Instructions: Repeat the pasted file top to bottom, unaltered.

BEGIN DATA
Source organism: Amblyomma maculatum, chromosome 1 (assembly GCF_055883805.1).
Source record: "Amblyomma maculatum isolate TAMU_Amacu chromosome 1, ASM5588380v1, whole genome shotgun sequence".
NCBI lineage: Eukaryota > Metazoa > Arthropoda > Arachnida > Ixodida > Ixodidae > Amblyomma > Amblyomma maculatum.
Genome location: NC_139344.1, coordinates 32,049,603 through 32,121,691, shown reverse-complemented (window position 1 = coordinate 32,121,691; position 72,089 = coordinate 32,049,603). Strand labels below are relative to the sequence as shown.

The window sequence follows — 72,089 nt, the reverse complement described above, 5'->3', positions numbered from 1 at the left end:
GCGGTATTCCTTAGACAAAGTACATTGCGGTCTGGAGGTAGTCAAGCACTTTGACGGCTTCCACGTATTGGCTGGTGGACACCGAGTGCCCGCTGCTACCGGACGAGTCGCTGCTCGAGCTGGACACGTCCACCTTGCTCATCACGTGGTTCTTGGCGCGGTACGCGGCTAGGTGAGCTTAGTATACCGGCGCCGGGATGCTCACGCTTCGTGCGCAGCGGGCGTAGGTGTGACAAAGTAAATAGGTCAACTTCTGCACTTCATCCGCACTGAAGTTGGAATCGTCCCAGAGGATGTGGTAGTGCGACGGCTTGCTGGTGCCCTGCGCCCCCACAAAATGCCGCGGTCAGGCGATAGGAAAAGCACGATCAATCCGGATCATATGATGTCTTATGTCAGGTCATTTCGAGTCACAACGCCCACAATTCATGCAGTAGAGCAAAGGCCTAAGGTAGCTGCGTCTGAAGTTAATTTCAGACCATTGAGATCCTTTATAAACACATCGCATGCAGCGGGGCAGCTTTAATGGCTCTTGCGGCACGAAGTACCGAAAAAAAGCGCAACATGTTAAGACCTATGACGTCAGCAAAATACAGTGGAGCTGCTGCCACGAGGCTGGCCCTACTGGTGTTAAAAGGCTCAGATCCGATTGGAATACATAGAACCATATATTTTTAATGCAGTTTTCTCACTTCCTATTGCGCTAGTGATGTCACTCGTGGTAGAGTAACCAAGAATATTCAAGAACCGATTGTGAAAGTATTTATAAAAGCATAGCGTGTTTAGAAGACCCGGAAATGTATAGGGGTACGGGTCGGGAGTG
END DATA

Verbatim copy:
Source organism: Amblyomma maculatum, chromosome 1 (assembly GCF_055883805.1).
Source record: "Amblyomma maculatum isolate TAMU_Amacu chromosome 1, ASM5588380v1, whole genome shotgun sequence".
NCBI lineage: Eukaryota > Metazoa > Arthropoda > Arachnida > Ixodida > Ixodidae > Amblyomma > Amblyomma maculatum.
Genome location: NC_139344.1, coordinates 32,049,603 through 32,121,691, shown reverse-complemented (window position 1 = coordinate 32,121,691; position 72,089 = coordinate 32,049,603). Strand labels below are relative to the sequence as shown.

The window sequence follows — 72,089 nt, the reverse complement described above, 5'->3', positions numbered from 1 at the left end:
GCGGTATTCCTTAGACAAAGTACATTGCGGTCTGGAGGTAGTCAAGCACTTTGACGGCTTCCACGTATTGGCTGGTGGACACCGAGTGCCCGCTGCTACCGGACGAGTCGCTGCTCGAGCTGGACACGTCCACCTTGCTCATCACGTGGTTCTTGGCGCGGTACGCGGCTAGGTGAGCTTAGTATACCGGCGCCGGGATGCTCACGCTTCGTGCGCAGCGGGCGTAGGTGTGACAAAGTAAATAGGTCAACTTCTGCACTTCATCCGCACTGAAGTTGGAATCGTCCCAGAGGATGTGGTAGTGCGACGGCTTGCTGGTGCCCTGCGCCCCCACAAAATGCCGCGGTCAGGCGATAGGAAAAGCACGATCAATCCGGATCATATGATGTCTTATGTCAGGTCATTTCGAGTCACAACGCCCACAATTCATGCAGTAGAGCAAAGGCCTAAGGTAGCTGCGTCTGAAGTTAATTTCAGACCATTGAGATCCTTTATAAACACATCGCATGCAGCGGGGCAGCTTTAATGGCTCTTGCGGCACGAAGTACCGAAAAAAAGCGCAACATGTTAAGACCTATGACGTCAGCAAAATACAGTGGAGCTGCTGCCACGAGGCTGGCCCTACTGGTGTTAAAAGGCTCAGATCCGATTGGAATACATAGAACCATATATTTTTAATGCAGTTTTCTCACTTCCTATTGCGCTAGTGATGTCACTCGTGGTAGAGTAACCAAGAATATTCAAGAACCGATTGTGAAAGTATTTATAAAAGCATAGCGTGTTTAGAAGACCCGGAAATGTATAGGGGTACGGGTCGGGAGTG